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How to Move, Copy, and Rename a Directory in Linux

In this tutorial, we’ll cover how to move, copy, and rename directories within Linux, using the terminal and some easy commands.

Use the table of contents below to find a specific section or read on to learn more!

How to Move a Directory in Linux

If you’re trying to move a directory in Linux from one location to another, just follow these 4 steps:

  1. If you want to move a directory or file in Linux, you can use the move command, followed by the Source (the directory you’re moving) and Destination (the directory you’re moving it to):
     
    mv [Source] [Destination]
     
  2. So, if you wanted to move /Directory1 into a second directory name /Directory2, you would use the following command:
     
    mv /Directory1 /Directory2
     
    *Note: If no “/Directory2” exists, /Directory1 will be renamed as “/Directory2”, essentially “moving” it into a newly created directory.
     
  3. This can also be done for multiple files and directories at once. Let’s say you have 3 files (File1, File2, and File3), and you’d like to move all them into /Directory1. Simply list out all your sources before your destination, and Linux will automatically move all these files at once. 
     
    mv File1 File2 File3 /Directory1
     
  4. Keep in mind that in order to move files and directories, a user must have permissions allowing them to modify both the source and destination directories. Otherwise, an error will occur and permission will be denied.

 

How to Copy a Directory in Linux

If you’re trying to make a copy of an existing directory, just follow these 4 steps:

  1. To copy a directory or file in linux, just use the copy command followed by the Source (the directory you’re copying), and the Destination (the place you’re copying it to):
     
    cp -R [Source] [Destination]
     
  2. So, if you wanted to make a copy of /Directory1 and place it inside of /Directory2, you would use the command:
     
    cp -R /Directory1 /Directory2
     
    *Note: If no “/Directory2” exists, a new directory will be created, with that name, and containing the contents of /Directory1.
     
  3. Like moving files, it is possible to copy multiple files into a single directory by listing out multiple filenames for sources, followed by a single destination. For example:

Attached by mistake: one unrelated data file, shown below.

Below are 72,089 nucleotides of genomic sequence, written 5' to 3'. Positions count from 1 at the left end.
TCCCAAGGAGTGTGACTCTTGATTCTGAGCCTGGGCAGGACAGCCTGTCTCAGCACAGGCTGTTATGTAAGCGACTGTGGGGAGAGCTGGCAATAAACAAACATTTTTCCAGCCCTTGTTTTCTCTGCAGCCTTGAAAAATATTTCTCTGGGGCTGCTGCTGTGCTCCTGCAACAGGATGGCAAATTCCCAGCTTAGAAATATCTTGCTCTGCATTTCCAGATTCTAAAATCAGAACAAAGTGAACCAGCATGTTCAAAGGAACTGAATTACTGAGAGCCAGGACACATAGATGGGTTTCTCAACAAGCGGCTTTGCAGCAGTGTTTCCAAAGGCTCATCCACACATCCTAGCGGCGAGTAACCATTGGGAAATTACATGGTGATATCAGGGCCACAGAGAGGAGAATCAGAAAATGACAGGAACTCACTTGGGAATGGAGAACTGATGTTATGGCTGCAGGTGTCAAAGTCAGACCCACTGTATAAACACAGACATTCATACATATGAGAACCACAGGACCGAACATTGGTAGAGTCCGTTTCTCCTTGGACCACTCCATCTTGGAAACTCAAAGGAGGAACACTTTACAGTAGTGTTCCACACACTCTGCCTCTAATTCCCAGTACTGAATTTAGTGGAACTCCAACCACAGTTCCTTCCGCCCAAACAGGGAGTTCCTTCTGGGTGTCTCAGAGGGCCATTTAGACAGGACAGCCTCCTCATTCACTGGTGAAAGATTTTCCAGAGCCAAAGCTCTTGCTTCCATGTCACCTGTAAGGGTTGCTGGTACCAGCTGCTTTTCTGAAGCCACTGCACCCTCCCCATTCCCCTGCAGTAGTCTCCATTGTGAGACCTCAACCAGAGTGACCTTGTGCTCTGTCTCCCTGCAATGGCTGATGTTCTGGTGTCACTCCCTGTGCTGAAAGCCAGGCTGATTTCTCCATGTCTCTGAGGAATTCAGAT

cp -R File1 File2 Fil3 /Directory1
     
    Which would copy File1, File2, and File3, placing their copies in /Directory1.
     
  4. Additionally, if you wanted to copy the entire contents of /Directory1 into /Directory2 (duplicating the files inside the folder but not the folder itself), you can do so by adding ” /* ” after the source directory. For example:
     
    cp – R /Directory1/* /Directory2
     
    This would create copies of all the files located in /Directory1, placing duplicates of its content into /Directory2, but not duplicating the actual directory itself.
     

How to Rename a Directory in Linux

If you need to rename an existing directory in Linux to something new, just follow these 2 steps:

  1. Interestingly, due to the way Linux’s file structures work, moving a file and renaming a file are actually the same action. This is because when you’re “moving” a file in Linux, you’re really “renaming” its file path: giving it a new name but also a new location in your system’s structure.
     
    mv [Source] [NewName]
     
  2. So, to rename /Directory1 to /DirectoryNEW, you would use the command:
     
    mv /Directory1 /DirectoryNEW
     
    If “/DirectoryNEW” already exists, then this command will move the contents of /Directory1 to /DirectoryNEW. However, if “/DirectoryNEW” does NOT already exist, this command will rename /Directory1 to /DirectoryNEW.

 

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